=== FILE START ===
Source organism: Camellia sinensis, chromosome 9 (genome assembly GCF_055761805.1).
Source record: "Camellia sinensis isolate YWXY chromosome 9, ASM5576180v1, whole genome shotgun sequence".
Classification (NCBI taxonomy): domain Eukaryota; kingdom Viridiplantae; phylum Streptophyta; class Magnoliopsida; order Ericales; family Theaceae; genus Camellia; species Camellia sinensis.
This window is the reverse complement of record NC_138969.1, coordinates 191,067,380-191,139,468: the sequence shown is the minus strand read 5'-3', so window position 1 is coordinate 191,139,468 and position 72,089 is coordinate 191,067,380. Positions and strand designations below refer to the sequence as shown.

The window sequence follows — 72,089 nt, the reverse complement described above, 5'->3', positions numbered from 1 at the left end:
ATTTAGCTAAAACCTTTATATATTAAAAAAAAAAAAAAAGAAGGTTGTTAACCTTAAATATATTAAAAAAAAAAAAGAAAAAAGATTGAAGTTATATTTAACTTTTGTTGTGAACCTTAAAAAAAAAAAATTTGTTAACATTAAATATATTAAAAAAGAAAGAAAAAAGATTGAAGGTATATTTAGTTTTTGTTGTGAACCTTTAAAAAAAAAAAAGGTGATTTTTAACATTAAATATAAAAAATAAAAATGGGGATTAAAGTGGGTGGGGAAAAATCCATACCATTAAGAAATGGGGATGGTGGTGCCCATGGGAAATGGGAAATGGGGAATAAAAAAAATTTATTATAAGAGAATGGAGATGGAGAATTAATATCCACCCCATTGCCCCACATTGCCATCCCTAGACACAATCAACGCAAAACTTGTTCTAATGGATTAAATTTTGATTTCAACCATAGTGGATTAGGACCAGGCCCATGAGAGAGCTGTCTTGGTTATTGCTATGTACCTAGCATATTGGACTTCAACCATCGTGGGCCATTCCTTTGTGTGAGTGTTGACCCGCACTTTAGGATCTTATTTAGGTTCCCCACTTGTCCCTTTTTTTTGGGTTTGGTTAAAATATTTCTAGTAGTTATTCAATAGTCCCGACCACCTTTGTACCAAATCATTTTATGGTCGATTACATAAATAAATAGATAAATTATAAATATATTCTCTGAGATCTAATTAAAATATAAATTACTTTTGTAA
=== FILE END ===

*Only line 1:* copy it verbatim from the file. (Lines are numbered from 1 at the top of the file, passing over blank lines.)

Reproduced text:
Source organism: Camellia sinensis, chromosome 9 (genome assembly GCF_055761805.1).